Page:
The quake, which had a preliminary magnitude of 4.9, struck around 5 a.m. and was centered near Fort Payne, Ala., close to the Georgia line.
The quake was felt in seven states, according to the U.S. Geological Survey.
"It woke a lot of people up, felt over a considerably large area, but we do not know of any damage being reported at this time," said John Minsch of the U.S. Geological Survey.
"I was home. I heard like a loud rumble. Stuff fell off my walls and busted and shattered all over my floors," Cindy, a cook at the Big Time Cafe in Fort Payne, Ala., told CBS Radio News. "It was just a major vibration, like a bomb or something had exploded under your feet and my whole trailer was a-rockin'."
The same was true in Atlanta, about 160 miles from the epicenter.
"My whole house shook. I could feel the whole wave go north to south," said Barry Goodno, a Georgia Tech structural engineering professor who specializes in earthquakes. "Everything was rattling through the room. It was not what I expected in Georgia.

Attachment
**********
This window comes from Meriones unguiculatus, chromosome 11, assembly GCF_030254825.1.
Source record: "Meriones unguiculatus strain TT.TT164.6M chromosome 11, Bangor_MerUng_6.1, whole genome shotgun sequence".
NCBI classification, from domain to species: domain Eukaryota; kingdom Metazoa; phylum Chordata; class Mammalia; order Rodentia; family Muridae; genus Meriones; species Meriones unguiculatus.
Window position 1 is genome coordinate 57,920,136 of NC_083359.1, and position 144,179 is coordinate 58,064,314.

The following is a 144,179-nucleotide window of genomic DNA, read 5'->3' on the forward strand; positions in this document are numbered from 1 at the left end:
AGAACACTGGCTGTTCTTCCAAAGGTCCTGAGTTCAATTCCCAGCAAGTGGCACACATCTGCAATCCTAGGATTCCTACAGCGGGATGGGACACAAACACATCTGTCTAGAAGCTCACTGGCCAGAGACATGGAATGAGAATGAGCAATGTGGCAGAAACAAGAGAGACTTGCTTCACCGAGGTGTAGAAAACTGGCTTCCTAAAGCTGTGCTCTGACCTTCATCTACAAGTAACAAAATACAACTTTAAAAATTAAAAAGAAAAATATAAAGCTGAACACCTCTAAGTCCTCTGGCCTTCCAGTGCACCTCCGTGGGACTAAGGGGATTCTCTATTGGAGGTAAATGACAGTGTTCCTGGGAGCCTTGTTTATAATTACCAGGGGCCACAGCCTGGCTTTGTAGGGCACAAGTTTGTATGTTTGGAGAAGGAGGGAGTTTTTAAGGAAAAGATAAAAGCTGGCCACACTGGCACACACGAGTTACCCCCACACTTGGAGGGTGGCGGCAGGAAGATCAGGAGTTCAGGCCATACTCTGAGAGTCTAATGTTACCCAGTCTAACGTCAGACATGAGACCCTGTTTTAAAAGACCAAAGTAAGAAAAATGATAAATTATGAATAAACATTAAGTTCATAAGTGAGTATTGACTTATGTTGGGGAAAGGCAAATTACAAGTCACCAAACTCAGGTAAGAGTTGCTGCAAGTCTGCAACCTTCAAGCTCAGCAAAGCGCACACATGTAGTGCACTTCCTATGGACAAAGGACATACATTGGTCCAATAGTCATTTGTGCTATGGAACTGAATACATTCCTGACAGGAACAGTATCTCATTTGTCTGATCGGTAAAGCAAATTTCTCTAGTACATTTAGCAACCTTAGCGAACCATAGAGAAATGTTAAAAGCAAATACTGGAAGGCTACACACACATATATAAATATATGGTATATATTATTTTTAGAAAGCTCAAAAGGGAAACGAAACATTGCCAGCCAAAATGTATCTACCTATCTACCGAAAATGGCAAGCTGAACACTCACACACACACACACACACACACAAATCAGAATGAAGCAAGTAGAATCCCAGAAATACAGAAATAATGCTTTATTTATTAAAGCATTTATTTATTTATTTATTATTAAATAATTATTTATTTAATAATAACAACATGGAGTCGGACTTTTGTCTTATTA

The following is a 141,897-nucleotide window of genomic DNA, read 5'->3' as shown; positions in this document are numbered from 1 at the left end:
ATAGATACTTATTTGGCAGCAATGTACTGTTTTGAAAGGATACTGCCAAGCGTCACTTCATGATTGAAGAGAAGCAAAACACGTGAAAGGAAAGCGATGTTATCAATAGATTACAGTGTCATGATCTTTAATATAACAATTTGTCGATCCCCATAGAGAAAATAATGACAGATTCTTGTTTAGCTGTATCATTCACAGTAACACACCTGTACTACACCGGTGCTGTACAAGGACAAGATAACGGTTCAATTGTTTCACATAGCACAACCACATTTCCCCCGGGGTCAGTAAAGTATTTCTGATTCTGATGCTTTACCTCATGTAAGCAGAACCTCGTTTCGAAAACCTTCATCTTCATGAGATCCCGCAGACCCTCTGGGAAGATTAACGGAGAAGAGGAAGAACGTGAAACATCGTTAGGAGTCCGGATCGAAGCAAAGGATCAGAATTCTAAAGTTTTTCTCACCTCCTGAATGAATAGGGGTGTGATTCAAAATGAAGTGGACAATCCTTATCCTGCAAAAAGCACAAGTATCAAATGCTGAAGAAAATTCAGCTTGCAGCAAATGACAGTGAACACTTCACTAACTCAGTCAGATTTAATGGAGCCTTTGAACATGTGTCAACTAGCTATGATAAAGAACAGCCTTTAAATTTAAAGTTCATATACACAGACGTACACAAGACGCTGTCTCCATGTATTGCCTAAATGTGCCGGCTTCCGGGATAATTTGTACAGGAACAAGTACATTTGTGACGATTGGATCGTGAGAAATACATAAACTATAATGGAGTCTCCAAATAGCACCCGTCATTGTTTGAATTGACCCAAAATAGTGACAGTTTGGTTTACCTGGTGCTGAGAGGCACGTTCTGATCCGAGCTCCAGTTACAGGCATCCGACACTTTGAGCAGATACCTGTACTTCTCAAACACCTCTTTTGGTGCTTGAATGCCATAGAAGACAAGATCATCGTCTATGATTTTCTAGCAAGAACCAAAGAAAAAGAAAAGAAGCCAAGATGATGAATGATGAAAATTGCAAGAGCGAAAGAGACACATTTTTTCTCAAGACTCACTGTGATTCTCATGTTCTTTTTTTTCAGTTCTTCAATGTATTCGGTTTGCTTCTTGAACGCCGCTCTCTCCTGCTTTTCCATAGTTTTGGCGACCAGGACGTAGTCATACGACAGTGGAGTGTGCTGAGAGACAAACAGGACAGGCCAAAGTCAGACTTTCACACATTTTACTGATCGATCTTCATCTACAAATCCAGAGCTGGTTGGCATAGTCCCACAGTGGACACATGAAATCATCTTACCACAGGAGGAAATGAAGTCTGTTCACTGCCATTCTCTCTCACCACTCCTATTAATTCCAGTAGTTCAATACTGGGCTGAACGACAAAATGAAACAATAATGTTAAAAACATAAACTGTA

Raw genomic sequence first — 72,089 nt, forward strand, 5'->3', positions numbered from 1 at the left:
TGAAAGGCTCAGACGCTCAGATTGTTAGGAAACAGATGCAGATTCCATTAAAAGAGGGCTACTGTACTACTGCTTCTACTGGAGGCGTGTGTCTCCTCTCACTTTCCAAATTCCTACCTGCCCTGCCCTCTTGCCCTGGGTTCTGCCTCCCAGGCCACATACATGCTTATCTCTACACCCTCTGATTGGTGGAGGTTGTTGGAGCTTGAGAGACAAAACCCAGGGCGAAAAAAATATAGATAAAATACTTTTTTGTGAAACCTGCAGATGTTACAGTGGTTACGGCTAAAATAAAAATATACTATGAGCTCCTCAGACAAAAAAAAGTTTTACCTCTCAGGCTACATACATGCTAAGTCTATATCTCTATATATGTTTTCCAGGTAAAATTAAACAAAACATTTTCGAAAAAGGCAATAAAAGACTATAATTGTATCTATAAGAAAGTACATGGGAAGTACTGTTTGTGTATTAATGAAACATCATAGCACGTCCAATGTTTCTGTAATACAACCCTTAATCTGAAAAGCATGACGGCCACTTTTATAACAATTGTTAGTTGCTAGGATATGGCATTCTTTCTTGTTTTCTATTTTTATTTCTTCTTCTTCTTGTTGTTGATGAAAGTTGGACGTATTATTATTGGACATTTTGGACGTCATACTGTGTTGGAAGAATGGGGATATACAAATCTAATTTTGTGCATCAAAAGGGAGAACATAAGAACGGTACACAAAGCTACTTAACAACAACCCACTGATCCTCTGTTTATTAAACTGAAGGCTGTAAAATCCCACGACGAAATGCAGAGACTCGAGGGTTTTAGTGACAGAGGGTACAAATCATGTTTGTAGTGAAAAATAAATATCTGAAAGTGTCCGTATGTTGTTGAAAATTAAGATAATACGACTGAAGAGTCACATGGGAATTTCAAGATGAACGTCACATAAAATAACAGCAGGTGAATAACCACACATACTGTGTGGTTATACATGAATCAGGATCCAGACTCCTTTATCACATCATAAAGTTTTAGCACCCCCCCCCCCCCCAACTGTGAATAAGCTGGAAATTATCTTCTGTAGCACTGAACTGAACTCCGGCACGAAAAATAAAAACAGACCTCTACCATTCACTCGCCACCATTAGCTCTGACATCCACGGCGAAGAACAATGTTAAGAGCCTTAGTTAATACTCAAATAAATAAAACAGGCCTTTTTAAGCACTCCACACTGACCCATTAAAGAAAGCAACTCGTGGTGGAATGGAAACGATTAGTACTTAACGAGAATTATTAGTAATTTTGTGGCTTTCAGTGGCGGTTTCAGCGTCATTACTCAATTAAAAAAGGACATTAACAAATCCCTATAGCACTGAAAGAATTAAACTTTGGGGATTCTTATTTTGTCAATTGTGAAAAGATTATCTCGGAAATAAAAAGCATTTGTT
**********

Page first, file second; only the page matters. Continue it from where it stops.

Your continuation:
"It's the kind of motion that could weaken structures or cause further damage," Goodno said. "It's not something to be overlooked. This could be a precursor, it could be a one-time release of energy, it could be an indication of things to come for several weeks."
Carolyn Parker of Gadsden, Ala., says the earthquake lasted about 45 seconds and woke her up.
"My husband jumped out of bed," she told a local television station. "He said he thought it was like the end of the world or something. He ran outside."
Nick Jebeles of Remlap, Ala., said he and his wife also were awakened.
"I went out on my back porch because I thought it was a tornado, but the weather was fine," he said.
In Kentucky, state police said callers reported the tremor lasted from seven to eight seconds. In Tennessee, reports came from people in several counties, reporting that the quake was felt as a shudder and heard as a low rolling, like thunder.